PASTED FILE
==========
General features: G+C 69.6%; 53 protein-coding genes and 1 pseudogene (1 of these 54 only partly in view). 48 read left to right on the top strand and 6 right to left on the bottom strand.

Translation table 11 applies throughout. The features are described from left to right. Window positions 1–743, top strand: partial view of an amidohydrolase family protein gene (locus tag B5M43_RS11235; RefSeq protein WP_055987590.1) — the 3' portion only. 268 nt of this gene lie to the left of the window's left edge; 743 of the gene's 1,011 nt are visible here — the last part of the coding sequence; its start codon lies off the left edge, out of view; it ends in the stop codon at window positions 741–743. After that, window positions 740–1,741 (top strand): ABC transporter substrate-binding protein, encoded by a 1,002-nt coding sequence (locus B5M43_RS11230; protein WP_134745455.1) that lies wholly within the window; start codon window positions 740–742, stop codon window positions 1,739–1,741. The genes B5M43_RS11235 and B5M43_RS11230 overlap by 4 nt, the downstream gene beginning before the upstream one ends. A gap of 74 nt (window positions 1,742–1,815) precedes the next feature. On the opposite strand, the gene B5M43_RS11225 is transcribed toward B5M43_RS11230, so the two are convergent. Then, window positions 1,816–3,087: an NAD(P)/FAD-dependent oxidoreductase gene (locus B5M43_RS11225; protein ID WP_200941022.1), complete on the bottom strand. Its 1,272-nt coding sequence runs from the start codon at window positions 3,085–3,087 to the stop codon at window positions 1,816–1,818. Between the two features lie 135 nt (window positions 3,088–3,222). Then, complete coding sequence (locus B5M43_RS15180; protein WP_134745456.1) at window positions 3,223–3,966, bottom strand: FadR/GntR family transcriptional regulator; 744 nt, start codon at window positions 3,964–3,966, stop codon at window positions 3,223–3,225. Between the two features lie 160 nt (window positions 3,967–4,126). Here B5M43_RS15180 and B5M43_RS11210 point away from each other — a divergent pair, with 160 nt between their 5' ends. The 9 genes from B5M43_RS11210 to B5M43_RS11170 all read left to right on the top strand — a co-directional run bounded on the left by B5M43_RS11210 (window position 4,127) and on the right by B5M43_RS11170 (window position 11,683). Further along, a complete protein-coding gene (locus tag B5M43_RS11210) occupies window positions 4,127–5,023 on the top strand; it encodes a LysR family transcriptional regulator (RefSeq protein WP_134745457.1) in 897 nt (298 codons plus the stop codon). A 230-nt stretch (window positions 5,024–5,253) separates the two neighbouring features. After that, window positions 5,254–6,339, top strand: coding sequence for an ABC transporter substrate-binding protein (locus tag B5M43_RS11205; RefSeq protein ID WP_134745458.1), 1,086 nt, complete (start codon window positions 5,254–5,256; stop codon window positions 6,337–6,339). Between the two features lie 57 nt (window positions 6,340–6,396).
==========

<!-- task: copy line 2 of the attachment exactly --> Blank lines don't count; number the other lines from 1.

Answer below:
Translation table 11 applies throughout. The features are described from left to right. Window positions 1–743, top strand: partial view of an amidohydrolase family protein gene (locus tag B5M43_RS11235; RefSeq protein WP_055987590.1) — the 3' portion only. 268 nt of this gene lie to the left of the window's left edge; 743 of the gene's 1,011 nt are visible here — the last part of the coding sequence; its start codon lies off the left edge, out of view; it ends in the stop codon at window positions 741–743. After that, window positions 740–1,741 (top strand): ABC transporter substrate-binding protein, encoded by a 1,002-nt coding sequence (locus B5M43_RS11230; protein WP_134745455.1) that lies wholly within the window; start codon window positions 740–742, stop codon window positions 1,739–1,741. The genes B5M43_RS11235 and B5M43_RS11230 overlap by 4 nt, the downstream gene beginning before the upstream one ends. A gap of 74 nt (window positions 1,742–1,815) precedes the next feature. On the opposite strand, the gene B5M43_RS11225 is transcribed toward B5M43_RS11230, so the two are convergent. Then, window positions 1,816–3,087: an NAD(P)/FAD-dependent oxidoreductase gene (locus B5M43_RS11225; protein ID WP_200941022.1), complete on the bottom strand. Its 1,272-nt coding sequence runs from the start codon at window positions 3,085–3,087 to the stop codon at window positions 1,816–1,818. Between the two features lie 135 nt (window positions 3,088–3,222). Then, complete coding sequence (locus B5M43_RS15180; protein WP_134745456.1) at window positions 3,223–3,966, bottom strand: FadR/GntR family transcriptional regulator; 744 nt, start codon at window positions 3,964–3,966, stop codon at window positions 3,223–3,225. Between the two features lie 160 nt (window positions 3,967–4,126). Here B5M43_RS15180 and B5M43_RS11210 point away from each other — a divergent pair, with 160 nt between their 5' ends. The 9 genes from B5M43_RS11210 to B5M43_RS11170 all read left to right on the top strand — a co-directional run bounded on the left by B5M43_RS11210 (window position 4,127) and on the right by B5M43_RS11170 (window position 11,683). Further along, a complete protein-coding gene (locus tag B5M43_RS11210) occupies window positions 4,127–5,023 on the top strand; it encodes a LysR family transcriptional regulator (RefSeq protein WP_134745457.1) in 897 nt (298 codons plus the stop codon). A 230-nt stretch (window positions 5,024–5,253) separates the two neighbouring features. After that, window positions 5,254–6,339, top strand: coding sequence for an ABC transporter substrate-binding protein (locus tag B5M43_RS11205; RefSeq protein ID WP_134745458.1), 1,086 nt, complete (start codon window positions 5,254–5,256; stop codon window positions 6,337–6,339). Between the two features lie 57 nt (window positions 6,340–6,396).